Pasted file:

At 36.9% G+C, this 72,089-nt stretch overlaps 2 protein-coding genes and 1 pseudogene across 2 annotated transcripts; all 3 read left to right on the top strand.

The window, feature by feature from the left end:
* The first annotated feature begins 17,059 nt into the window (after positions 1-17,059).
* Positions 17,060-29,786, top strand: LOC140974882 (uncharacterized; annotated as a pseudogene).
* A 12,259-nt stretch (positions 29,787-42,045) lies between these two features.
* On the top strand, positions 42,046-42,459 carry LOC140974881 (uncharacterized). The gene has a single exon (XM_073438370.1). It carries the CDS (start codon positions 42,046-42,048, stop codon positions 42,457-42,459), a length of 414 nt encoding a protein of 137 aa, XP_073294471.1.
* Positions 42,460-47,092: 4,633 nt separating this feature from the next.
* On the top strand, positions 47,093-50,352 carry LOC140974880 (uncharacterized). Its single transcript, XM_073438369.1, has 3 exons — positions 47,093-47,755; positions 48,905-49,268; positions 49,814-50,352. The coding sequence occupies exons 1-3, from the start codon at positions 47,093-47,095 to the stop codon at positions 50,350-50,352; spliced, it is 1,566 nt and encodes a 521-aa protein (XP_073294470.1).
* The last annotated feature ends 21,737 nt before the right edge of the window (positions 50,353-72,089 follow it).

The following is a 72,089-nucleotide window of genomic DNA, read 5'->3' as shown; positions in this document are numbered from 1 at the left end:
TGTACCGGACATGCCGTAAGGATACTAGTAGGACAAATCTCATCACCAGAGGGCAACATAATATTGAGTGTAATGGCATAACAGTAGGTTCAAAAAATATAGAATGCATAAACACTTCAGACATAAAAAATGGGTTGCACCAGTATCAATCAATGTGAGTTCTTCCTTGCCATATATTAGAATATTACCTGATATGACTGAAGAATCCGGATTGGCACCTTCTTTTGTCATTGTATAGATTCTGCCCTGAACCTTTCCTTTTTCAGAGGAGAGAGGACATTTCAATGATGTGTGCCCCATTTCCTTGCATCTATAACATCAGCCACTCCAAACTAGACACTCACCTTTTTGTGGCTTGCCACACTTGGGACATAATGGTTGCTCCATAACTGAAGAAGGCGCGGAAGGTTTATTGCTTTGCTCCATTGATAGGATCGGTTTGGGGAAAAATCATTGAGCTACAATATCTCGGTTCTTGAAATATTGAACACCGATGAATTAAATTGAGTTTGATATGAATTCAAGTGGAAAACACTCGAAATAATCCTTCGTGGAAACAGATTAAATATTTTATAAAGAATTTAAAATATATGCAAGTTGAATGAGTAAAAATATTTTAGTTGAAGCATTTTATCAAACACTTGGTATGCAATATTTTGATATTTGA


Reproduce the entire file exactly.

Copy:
At 36.9% G+C, this 72,089-nt stretch overlaps 2 protein-coding genes and 1 pseudogene across 2 annotated transcripts; all 3 read left to right on the top strand.

The window, feature by feature from the left end:
* The first annotated feature begins 17,059 nt into the window (after positions 1-17,059).
* Positions 17,060-29,786, top strand: LOC140974882 (uncharacterized; annotated as a pseudogene).
* A 12,259-nt stretch (positions 29,787-42,045) lies between these two features.
* On the top strand, positions 42,046-42,459 carry LOC140974881 (uncharacterized). The gene has a single exon (XM_073438370.1). It carries the CDS (start codon positions 42,046-42,048, stop codon positions 42,457-42,459), a length of 414 nt encoding a protein of 137 aa, XP_073294471.1.
* Positions 42,460-47,092: 4,633 nt separating this feature from the next.
* On the top strand, positions 47,093-50,352 carry LOC140974880 (uncharacterized). Its single transcript, XM_073438369.1, has 3 exons — positions 47,093-47,755; positions 48,905-49,268; positions 49,814-50,352. The coding sequence occupies exons 1-3, from the start codon at positions 47,093-47,095 to the stop codon at positions 50,350-50,352; spliced, it is 1,566 nt and encodes a 521-aa protein (XP_073294470.1).
* The last annotated feature ends 21,737 nt before the right edge of the window (positions 50,353-72,089 follow it).

The following is a 72,089-nucleotide window of genomic DNA, read 5'->3' as shown; positions in this document are numbered from 1 at the left end:
TGTACCGGACATGCCGTAAGGATACTAGTAGGACAAATCTCATCACCAGAGGGCAACATAATATTGAGTGTAATGGCATAACAGTAGGTTCAAAAAATATAGAATGCATAAACACTTCAGACATAAAAAATGGGTTGCACCAGTATCAATCAATGTGAGTTCTTCCTTGCCATATATTAGAATATTACCTGATATGACTGAAGAATCCGGATTGGCACCTTCTTTTGTCATTGTATAGATTCTGCCCTGAACCTTTCCTTTTTCAGAGGAGAGAGGACATTTCAATGATGTGTGCCCCATTTCCTTGCATCTATAACATCAGCCACTCCAAACTAGACACTCACCTTTTTGTGGCTTGCCACACTTGGGACATAATGGTTGCTCCATAACTGAAGAAGGCGCGGAAGGTTTATTGCTTTGCTCCATTGATAGGATCGGTTTGGGGAAAAATCATTGAGCTACAATATCTCGGTTCTTGAAATATTGAACACCGATGAATTAAATTGAGTTTGATATGAATTCAAGTGGAAAACACTCGAAATAATCCTTCGTGGAAACAGATTAAATATTTTATAAAGAATTTAAAATATATGCAAGTTGAATGAGTAAAAATATTTTAGTTGAAGCATTTTATCAAACACTTGGTATGCAATATTTTGATATTTGA